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The Best Ski Instruction Tips Happen to Be Timeless

There's no right or wrong way to ski. But there is a more efficient way.

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You can learn something new on the internet every day, even when it comes to skiing. Whether you’re a lifelong skier or a newcomer looking to dip your toes into the snow, our pals over at PSIA have practical tips to make sliding on snow easier, more efficient, and more fun. Here, we’ve collected the pro tips that proved most popular with SKI’s readers this year. From learning how to control your speed on steep terrain to understanding, once and for all, how to use your poles when skiing moguls, these mini lessons cover essential skills that will help you level up this season.

How to Control Your Speed in All Terrain

2021 ski test
(Photo: John Howland)

Not everyone wants to slide down the hill at mach speeds, and even those who do need to know how to shut it down when terrain, crowds, and obstacles dictate it. In this video, PSIA pro Michael Rogan breaks down the basics of using turn shape to manage your speed.

“You need to be able to slow down when you need to, and speed up when you want to,” explains Michael Rogan, professional ski instructor and head coach of the PSIA Alpine Demo Team. Intermediate skiers may know how to slow themselves down and maintain a constant speed, but advanced skiers can change their speed at the drop of a hat using different turn shapes and edge angles.

Watch the instructional video here. 

The Skill That Separates Intermediates from Experts

(Photo: John Howland)

Expert skiers know how to turn their skis without turning their full bodies. They can initiate a turn just by engaging their ankle, knee, and hip joints while keeping their upper body completely still. It’s a difficult skill to get the hang of, but one that’s crucial to carving, skiing moguls, and navigating steep, technical terrain. If all of that is on your ski agenda this season, make it your mission to learn how to keep your upper body still while your legs turn beneath you.

This video tutorial and accompanying drills will get you started. 

When and Where to Plant Your Poles in Moguls

Glen Plake Moguls Pole Plant
(Photo: Keri Bascetta)

Skiing legend Glen Plake isn’t one to preach perfect form. After all, bashing bumps is more about individual style and learning how to improvise one move after another. But one thing he’s pretty firm on: pole plants. If you don’t know how, where, or when to plant your poles in moguls, you’ve got no chance.

As Plake says, “You can’t make a turn without a pole plant, and you can’t make a pole plant without a turn.” That’s true of any type of skiing, but especially true in moguls. In this video, Plake demonstrates why pole plants are important, outlines how to get your timing right, and talks about how to use pole plants to stabilize your upper body instead of encouraging excess movements.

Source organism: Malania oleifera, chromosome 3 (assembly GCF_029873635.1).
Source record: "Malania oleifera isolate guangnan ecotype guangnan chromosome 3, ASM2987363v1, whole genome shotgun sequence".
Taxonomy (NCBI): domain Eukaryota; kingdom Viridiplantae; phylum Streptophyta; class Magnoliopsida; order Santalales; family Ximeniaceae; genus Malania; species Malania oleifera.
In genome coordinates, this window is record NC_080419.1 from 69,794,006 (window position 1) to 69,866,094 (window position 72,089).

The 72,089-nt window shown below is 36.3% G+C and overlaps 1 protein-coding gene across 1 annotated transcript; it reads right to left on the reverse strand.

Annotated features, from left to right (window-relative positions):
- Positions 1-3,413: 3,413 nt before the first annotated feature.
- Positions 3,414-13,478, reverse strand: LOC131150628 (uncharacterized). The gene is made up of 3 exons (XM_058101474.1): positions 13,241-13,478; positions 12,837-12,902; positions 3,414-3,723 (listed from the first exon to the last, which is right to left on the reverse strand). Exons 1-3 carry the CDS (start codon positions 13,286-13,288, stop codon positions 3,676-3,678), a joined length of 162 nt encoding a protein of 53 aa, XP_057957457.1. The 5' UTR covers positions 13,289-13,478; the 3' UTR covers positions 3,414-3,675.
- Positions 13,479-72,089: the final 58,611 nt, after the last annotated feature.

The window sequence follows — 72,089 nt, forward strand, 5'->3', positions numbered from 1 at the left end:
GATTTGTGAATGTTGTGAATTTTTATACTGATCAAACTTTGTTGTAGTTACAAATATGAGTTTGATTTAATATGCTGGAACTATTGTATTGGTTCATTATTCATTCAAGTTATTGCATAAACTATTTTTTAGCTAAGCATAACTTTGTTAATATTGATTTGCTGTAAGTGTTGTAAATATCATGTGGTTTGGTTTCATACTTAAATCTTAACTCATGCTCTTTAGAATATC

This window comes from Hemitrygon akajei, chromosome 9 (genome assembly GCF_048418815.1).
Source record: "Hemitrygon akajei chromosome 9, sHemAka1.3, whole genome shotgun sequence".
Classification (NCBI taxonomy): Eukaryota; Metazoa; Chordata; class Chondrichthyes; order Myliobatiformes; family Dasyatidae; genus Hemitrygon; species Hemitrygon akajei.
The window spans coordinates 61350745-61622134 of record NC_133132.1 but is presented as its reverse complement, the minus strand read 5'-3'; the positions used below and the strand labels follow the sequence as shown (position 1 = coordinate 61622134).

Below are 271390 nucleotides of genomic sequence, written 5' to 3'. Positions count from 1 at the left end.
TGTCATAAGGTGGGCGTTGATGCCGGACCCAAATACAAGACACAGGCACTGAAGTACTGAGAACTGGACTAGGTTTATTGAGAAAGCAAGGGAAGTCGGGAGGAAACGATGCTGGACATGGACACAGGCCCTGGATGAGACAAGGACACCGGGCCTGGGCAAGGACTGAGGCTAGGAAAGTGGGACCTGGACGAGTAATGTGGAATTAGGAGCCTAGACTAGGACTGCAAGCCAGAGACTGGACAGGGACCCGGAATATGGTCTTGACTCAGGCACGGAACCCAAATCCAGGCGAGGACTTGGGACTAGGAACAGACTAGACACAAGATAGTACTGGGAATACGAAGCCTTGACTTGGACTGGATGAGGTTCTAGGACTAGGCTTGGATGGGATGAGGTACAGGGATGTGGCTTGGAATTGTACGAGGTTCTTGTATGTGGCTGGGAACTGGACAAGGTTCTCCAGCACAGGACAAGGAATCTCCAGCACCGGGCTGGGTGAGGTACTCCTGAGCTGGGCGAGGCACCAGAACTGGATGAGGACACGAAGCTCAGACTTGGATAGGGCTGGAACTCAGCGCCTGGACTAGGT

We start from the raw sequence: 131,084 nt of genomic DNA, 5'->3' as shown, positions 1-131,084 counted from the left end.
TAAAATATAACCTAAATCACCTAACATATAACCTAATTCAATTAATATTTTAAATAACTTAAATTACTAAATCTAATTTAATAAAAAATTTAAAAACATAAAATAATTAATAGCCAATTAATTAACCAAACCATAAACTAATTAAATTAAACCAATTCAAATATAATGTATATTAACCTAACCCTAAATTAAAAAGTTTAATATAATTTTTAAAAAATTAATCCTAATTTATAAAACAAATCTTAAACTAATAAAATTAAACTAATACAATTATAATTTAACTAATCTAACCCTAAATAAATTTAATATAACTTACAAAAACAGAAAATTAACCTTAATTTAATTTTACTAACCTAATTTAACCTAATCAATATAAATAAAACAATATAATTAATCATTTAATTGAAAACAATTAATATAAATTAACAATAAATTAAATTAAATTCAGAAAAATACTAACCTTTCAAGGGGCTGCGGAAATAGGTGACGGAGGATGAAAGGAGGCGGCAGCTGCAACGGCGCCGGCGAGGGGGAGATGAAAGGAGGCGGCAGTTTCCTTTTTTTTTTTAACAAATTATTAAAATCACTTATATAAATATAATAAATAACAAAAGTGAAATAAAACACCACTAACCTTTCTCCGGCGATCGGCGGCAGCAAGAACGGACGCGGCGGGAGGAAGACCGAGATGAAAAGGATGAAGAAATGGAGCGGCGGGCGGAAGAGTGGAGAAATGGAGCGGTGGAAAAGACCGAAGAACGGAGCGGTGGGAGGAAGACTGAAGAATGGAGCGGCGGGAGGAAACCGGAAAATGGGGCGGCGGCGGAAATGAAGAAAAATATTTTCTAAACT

Learn how to bash bumps like Glen Plake in this video.

Learn How to Tip ‘Em and Rip ‘Em With These Carving Drills

Michael Rogan in the middle of a deep carving turn on skis
(Photo: Bailey LaRue)

Carving is the mark of an expert skier, and with some focused training, any advanced skier can get there. The key, says PSIA pro Michael Rogan, is learning how to engage your edges instead of skidding your skis in the middle of your turns.

“To carve, you need to learn how to tip your skis on their edges instead of pushing or turning the ski,” explains Michael Rogan, professional ski instructor and head coach of the PSIA Alpine Team. Pushing your skis through turns result in skidding or sliding. Tipping your skis on edge results in carving.

“It takes your body a while to learn how to balance on your skis’ edges. Begin with small tipping movements. Don’t expect that you will lay down full railroad tracks right away. Keep experimenting and working on getting your skis to work as a tool for you.”

Start practicing with these helpful pointers. 

This Is How You Stay Balanced in Powder

Powder skiing at Monarch Mountain, Colo.
(Photo: Keri Bascetta)

Skiing powder is the ultimate joy for a skier, and if you don’t agree with that statement, you’re doing it wrong. Skiing powder doesn’t have to be difficult or exhausting if you learn to ski this type of snow efficiently. Hanging out in the backseat is not going to make your life any easier.

“As slope changes and get steeper, a lot of skiers tend to let that push them back,” says pro big mountain skier Wendy Fischer. “That engages your hamstrings and quads, and powder skiing becomes tiring and frustrating. You need to stay over the center of your skis so that you’re able to use your ankles from side to side and flow from turn to turn with less effort.”

Watch this video to learn how to stay balanced in powder.